Oh, the humanity!

We love a good character, and especially one who is particularly competent in their main field of endeavor. We enjoy watching Sherlock Holmes put seemingly random clues together and finger the crook. We love following Jason Bourne as he uses skills he doesn’t even know he has to escape yet another trap.

But we also can find those same characters annoying. We like competent characters, but perfect characters can get a little annoying after a while. We like to see that they’re not good at everything.

I saw this demonstrated recently in a middle-grade series my sons keep pressing me to read, “The Ranger’s Apprentice” by John Flanagan. At the point in the series where I am currently, the protagonist, Will, has finally become a full-fledged ranger and has been awarded his own fief to watch over. His first act is to save the fief from marauding vikings for which the local lord and his battlemaster were not prepared, in spite of that being their duty. Will, through demonstration of skill, coupled with his reputation, some diplomacy and charity, defuses the situation.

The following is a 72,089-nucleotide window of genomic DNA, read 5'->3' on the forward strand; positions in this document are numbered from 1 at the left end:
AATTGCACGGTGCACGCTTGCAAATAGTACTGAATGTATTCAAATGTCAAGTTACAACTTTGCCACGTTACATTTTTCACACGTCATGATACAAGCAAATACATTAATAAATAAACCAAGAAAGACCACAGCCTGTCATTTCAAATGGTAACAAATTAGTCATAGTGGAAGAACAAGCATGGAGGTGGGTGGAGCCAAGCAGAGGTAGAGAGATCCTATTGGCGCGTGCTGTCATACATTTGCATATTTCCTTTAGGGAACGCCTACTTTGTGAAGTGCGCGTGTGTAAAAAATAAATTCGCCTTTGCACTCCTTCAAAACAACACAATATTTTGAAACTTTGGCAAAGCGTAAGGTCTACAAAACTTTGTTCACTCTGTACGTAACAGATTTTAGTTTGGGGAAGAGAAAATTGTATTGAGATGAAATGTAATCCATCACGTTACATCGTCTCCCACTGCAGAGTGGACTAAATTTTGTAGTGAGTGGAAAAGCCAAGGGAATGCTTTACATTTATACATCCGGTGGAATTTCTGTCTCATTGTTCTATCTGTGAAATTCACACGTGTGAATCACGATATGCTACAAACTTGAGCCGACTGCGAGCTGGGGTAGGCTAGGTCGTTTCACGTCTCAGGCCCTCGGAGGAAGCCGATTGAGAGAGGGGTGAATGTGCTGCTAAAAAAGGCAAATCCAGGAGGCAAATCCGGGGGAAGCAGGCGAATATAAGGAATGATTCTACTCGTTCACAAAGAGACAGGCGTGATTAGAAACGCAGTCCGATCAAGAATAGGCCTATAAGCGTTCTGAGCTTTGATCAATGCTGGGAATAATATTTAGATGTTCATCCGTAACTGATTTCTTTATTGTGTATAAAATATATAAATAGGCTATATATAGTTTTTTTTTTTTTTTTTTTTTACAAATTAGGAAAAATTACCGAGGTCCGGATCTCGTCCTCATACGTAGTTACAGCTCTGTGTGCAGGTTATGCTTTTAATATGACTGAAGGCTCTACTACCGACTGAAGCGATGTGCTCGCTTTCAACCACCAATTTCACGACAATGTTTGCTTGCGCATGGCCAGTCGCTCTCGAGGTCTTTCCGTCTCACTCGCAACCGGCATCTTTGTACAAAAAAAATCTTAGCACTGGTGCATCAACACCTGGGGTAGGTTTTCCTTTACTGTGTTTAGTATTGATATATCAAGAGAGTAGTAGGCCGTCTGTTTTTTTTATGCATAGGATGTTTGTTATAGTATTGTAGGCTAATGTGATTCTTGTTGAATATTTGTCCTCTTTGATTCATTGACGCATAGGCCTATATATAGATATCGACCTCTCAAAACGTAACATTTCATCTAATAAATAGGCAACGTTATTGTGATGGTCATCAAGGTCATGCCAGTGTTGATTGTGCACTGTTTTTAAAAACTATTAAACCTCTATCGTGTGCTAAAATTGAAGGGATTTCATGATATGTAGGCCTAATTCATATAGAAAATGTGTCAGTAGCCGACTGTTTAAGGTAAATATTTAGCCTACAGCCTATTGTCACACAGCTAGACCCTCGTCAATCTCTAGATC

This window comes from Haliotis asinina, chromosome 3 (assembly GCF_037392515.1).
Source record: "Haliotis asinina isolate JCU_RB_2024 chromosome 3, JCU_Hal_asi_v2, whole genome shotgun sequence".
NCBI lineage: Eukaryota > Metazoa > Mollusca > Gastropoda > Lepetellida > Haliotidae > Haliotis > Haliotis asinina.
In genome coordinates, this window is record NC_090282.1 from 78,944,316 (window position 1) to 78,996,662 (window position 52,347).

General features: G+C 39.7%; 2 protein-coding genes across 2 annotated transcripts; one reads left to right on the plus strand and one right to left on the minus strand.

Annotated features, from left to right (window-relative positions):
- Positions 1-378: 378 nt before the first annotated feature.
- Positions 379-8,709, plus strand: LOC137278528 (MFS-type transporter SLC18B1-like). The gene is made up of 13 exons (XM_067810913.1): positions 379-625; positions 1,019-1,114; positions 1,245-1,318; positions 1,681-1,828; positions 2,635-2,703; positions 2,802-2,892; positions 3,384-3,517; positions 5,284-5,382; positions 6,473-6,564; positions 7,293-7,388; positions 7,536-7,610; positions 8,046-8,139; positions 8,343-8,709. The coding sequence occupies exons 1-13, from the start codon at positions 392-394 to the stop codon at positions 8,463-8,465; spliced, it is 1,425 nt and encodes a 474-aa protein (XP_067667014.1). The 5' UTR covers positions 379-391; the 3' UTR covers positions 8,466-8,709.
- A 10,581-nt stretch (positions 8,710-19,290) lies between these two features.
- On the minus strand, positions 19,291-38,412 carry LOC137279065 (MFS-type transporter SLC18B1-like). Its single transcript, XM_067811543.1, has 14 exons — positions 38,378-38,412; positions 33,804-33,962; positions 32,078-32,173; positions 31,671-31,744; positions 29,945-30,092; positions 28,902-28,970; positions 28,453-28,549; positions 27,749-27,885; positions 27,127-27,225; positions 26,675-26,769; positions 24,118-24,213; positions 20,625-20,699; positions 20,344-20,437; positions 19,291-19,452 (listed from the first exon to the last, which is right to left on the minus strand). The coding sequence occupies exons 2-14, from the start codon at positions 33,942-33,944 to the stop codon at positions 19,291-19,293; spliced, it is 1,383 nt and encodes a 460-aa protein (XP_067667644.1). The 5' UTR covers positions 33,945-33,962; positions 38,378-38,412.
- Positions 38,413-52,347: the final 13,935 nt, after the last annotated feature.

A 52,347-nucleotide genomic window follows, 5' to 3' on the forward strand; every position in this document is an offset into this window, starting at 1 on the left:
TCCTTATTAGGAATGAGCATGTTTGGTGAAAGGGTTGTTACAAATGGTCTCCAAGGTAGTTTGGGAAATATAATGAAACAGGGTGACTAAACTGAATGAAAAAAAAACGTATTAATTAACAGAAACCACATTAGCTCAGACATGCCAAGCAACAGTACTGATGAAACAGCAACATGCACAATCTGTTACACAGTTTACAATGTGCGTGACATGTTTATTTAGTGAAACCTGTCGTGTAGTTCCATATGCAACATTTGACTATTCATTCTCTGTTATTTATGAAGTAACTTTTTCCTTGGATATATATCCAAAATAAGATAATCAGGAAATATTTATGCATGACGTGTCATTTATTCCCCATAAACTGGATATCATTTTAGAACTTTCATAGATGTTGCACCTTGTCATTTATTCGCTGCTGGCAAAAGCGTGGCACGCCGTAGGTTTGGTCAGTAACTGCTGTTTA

It’s a great start, but we haven’t come to love Will as a character through four previous books because he’s the big, tough ranger, always in control of the situation. And the series is going to take a boring turn if Will is good at his job all the time.

Fortunately, Will has a few gaps in his competence. For one, he seems to be trying too hard to do things just like his taciturn mentor Halt would have done. I haven’t made it far into the book yet, but I suspect this will cause him a few problems. But more interesting–and more fun–is the fact that Will is pretty much clueless about girls. And he’s got two girls interested in him. Watching this strong, skilled tough guy get all tongue-tied and awkward is fun!

Not every weakness you give a character has to provide comic relief. Flanagan is writing for pre-teen boys, who both like humor and can relate to Will’s clueless-ness about girls. In another genre and age group the weaknesses can be less funny and more detrimental to the protagonist’s pursuit of objectives. But it’s good to have at least one thing that can make otherwise annoyingly perfect heroes a little more human.

Thom Stratton

About Thom Stratton

Thom is a Utah transplant, works for a regional bank, and spends his lunch hours working on his latest novel. His wife, three kids, and four pets find him amusing and somewhat useful, so they keep him around.